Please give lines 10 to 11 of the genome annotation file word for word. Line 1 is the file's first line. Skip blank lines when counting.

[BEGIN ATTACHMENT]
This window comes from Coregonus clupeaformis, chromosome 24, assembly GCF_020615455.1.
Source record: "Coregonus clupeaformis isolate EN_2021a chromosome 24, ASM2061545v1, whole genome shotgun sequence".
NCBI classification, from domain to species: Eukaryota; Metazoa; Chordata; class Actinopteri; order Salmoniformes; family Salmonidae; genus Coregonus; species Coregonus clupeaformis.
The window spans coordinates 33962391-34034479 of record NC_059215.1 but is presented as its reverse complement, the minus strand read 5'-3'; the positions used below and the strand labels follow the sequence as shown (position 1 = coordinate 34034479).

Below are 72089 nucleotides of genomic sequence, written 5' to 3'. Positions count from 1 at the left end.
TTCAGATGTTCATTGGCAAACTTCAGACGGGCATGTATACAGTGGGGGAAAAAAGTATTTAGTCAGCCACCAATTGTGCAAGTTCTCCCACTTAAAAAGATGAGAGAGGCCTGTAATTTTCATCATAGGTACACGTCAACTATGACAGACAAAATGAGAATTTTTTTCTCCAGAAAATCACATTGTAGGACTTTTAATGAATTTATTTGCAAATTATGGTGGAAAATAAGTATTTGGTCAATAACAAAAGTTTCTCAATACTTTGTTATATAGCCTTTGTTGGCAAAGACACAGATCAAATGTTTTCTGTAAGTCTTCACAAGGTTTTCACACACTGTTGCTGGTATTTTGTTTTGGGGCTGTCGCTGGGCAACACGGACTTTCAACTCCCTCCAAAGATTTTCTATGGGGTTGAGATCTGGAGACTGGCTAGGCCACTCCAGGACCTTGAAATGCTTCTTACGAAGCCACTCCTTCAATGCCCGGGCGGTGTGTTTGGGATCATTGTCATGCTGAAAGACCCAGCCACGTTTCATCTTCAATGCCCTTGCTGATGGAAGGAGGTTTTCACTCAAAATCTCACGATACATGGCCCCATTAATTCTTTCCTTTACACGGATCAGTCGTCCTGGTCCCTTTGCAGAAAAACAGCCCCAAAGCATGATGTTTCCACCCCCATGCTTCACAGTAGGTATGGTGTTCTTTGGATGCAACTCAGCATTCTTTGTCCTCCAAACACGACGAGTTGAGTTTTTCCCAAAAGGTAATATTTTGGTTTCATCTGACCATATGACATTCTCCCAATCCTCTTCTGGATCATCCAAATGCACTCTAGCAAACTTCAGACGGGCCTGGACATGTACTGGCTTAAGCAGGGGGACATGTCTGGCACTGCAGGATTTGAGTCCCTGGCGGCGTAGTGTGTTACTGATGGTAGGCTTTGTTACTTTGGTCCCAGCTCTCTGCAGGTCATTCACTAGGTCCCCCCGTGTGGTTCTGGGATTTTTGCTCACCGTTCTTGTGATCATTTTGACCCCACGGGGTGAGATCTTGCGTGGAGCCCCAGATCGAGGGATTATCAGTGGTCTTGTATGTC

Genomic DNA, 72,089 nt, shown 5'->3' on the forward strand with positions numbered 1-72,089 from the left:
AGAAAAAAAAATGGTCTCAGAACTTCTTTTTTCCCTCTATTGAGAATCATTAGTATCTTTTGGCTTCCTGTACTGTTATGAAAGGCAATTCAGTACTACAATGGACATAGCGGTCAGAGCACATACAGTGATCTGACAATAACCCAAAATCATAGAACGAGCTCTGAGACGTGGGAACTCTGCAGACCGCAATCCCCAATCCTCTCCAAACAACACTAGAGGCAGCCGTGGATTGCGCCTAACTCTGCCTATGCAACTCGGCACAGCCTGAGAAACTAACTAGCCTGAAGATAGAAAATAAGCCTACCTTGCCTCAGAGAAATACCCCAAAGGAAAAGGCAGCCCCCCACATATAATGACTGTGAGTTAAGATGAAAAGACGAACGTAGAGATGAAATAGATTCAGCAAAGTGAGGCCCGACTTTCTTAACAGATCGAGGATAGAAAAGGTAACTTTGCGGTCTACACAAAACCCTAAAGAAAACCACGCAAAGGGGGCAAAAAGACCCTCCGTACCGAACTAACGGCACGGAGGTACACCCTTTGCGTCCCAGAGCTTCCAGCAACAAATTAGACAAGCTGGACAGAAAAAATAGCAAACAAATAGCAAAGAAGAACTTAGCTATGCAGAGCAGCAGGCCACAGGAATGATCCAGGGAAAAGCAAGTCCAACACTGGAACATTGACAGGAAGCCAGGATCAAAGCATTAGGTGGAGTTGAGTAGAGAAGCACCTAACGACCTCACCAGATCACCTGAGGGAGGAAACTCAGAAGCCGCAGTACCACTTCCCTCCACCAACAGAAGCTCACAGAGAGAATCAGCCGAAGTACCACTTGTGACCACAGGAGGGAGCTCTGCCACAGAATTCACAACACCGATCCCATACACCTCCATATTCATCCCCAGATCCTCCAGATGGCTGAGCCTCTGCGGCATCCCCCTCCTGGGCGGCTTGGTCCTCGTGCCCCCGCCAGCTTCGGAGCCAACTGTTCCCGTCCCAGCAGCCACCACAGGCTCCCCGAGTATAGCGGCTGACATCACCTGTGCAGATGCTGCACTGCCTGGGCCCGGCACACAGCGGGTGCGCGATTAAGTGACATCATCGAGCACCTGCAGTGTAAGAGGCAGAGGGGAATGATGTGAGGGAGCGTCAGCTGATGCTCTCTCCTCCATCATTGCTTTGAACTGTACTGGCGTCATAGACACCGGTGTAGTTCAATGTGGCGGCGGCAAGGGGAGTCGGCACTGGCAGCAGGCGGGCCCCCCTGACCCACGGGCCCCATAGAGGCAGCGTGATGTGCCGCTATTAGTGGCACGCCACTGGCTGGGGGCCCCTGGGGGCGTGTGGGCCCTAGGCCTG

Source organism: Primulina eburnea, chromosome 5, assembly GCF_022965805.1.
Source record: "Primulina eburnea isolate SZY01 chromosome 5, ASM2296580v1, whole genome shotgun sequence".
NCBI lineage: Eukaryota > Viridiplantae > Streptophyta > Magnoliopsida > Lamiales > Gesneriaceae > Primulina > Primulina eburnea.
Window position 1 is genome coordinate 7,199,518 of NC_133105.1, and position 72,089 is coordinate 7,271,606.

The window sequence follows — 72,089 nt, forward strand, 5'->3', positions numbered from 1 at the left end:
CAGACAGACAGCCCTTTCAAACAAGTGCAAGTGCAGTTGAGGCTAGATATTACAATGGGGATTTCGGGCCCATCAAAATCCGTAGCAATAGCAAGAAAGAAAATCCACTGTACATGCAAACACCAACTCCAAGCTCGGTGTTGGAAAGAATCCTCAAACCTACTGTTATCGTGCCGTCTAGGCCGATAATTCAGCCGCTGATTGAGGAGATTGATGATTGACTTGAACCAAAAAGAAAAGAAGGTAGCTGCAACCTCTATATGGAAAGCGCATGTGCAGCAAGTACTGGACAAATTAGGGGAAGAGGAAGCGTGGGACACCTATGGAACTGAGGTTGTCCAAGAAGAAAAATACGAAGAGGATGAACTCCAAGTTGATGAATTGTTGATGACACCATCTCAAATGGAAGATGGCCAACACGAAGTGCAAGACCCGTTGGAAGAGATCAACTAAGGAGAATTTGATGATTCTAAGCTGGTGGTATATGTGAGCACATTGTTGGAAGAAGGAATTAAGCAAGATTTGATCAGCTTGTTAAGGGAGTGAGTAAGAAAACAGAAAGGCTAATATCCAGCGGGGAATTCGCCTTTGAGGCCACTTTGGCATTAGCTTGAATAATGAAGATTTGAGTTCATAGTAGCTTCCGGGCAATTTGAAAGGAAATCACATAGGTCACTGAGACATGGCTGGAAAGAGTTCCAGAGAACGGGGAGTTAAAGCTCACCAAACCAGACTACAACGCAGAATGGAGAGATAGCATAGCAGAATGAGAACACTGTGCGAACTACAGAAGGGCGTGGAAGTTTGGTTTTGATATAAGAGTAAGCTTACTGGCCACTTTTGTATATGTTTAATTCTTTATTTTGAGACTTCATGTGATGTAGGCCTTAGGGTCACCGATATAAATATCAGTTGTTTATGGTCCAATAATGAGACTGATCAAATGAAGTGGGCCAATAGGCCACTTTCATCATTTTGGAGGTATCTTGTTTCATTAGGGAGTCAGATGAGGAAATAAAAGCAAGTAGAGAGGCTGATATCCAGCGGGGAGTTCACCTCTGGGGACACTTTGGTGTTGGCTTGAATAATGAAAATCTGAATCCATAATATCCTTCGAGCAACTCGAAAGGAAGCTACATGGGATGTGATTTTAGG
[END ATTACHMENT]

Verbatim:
Source record: "Primulina eburnea isolate SZY01 chromosome 5, ASM2296580v1, whole genome shotgun sequence".
NCBI lineage: Eukaryota > Viridiplantae > Streptophyta > Magnoliopsida > Lamiales > Gesneriaceae > Primulina > Primulina eburnea.